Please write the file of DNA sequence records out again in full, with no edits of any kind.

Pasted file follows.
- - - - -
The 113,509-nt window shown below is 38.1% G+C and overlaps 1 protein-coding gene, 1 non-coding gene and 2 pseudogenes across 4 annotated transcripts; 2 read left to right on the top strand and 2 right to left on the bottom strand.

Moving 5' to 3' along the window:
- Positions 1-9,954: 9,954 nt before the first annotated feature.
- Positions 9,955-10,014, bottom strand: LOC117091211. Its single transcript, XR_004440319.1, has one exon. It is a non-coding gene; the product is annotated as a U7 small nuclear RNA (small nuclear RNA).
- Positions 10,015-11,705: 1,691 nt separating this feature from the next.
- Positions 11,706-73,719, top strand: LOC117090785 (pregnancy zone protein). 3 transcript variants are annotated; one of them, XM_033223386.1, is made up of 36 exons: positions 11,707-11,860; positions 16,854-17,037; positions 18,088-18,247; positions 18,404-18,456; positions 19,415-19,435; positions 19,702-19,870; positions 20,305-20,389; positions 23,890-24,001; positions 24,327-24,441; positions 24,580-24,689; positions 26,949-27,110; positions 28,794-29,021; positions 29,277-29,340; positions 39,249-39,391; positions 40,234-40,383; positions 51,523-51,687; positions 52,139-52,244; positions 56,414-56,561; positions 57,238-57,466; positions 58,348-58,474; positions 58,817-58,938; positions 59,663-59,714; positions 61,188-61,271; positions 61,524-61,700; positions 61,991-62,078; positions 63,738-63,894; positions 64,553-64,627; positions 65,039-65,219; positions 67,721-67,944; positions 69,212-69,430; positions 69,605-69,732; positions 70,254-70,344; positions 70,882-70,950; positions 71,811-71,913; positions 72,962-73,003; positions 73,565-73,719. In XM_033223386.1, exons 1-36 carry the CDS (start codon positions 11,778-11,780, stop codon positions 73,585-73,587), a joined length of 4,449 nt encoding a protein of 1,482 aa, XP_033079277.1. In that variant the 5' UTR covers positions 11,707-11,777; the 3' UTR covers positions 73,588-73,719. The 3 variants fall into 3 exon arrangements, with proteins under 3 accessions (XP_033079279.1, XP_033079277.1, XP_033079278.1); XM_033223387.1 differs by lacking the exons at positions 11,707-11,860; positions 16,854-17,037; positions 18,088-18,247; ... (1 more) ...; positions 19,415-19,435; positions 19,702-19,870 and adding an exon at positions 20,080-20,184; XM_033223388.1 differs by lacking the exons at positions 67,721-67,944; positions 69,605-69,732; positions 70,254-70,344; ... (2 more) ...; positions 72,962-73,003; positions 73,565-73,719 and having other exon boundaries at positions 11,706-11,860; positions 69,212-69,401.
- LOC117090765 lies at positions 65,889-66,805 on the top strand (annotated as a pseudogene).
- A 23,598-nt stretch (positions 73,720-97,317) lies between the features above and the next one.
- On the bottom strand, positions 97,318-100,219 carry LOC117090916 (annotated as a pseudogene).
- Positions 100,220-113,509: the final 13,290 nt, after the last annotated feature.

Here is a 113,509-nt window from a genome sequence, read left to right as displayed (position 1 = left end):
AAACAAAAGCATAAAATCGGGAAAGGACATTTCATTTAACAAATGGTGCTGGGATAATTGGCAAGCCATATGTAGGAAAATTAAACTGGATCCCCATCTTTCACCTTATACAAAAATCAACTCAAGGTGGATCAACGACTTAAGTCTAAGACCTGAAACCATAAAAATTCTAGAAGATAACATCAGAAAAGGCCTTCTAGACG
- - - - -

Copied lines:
The 113,509-nt window shown below is 38.1% G+C and overlaps 1 protein-coding gene, 1 non-coding gene and 2 pseudogenes across 4 annotated transcripts; 2 read left to right on the top strand and 2 right to left on the bottom strand.

Moving 5' to 3' along the window:
- Positions 1-9,954: 9,954 nt before the first annotated feature.
- Positions 9,955-10,014, bottom strand: LOC117091211. Its single transcript, XR_004440319.1, has one exon. It is a non-coding gene; the product is annotated as a U7 small nuclear RNA (small nuclear RNA).
- Positions 10,015-11,705: 1,691 nt separating this feature from the next.
- Positions 11,706-73,719, top strand: LOC117090785 (pregnancy zone protein). 3 transcript variants are annotated; one of them, XM_033223386.1, is made up of 36 exons: positions 11,707-11,860; positions 16,854-17,037; positions 18,088-18,247; positions 18,404-18,456; positions 19,415-19,435; positions 19,702-19,870; positions 20,305-20,389; positions 23,890-24,001; positions 24,327-24,441; positions 24,580-24,689; positions 26,949-27,110; positions 28,794-29,021; positions 29,277-29,340; positions 39,249-39,391; positions 40,234-40,383; positions 51,523-51,687; positions 52,139-52,244; positions 56,414-56,561; positions 57,238-57,466; positions 58,348-58,474; positions 58,817-58,938; positions 59,663-59,714; positions 61,188-61,271; positions 61,524-61,700; positions 61,991-62,078; positions 63,738-63,894; positions 64,553-64,627; positions 65,039-65,219; positions 67,721-67,944; positions 69,212-69,430; positions 69,605-69,732; positions 70,254-70,344; positions 70,882-70,950; positions 71,811-71,913; positions 72,962-73,003; positions 73,565-73,719. In XM_033223386.1, exons 1-36 carry the CDS (start codon positions 11,778-11,780, stop codon positions 73,585-73,587), a joined length of 4,449 nt encoding a protein of 1,482 aa, XP_033079277.1. In that variant the 5' UTR covers positions 11,707-11,777; the 3' UTR covers positions 73,588-73,719. The 3 variants fall into 3 exon arrangements, with proteins under 3 accessions (XP_033079279.1, XP_033079277.1, XP_033079278.1); XM_033223387.1 differs by lacking the exons at positions 11,707-11,860; positions 16,854-17,037; positions 18,088-18,247; ... (1 more) ...; positions 19,415-19,435; positions 19,702-19,870 and adding an exon at positions 20,080-20,184; XM_033223388.1 differs by lacking the exons at positions 67,721-67,944; positions 69,605-69,732; positions 70,254-70,344; ... (2 more) ...; positions 72,962-73,003; positions 73,565-73,719 and having other exon boundaries at positions 11,706-11,860; positions 69,212-69,401.
- LOC117090765 lies at positions 65,889-66,805 on the top strand (annotated as a pseudogene).
- A 23,598-nt stretch (positions 73,720-97,317) lies between the features above and the next one.
- On the bottom strand, positions 97,318-100,219 carry LOC117090916 (annotated as a pseudogene).
- Positions 100,220-113,509: the final 13,290 nt, after the last annotated feature.

Here is a 113,509-nt window from a genome sequence, read left to right as displayed (position 1 = left end):
AAACAAAAGCATAAAATCGGGAAAGGACATTTCATTTAACAAATGGTGCTGGGATAATTGGCAAGCCATATGTAGGAAAATTAAACTGGATCCCCATCTTTCACCTTATACAAAAATCAACTCAAGGTGGATCAACGACTTAAGTCTAAGACCTGAAACCATAAAAATTCTAGAAGATAACATCAGAAAAGGCCTTCTAGACG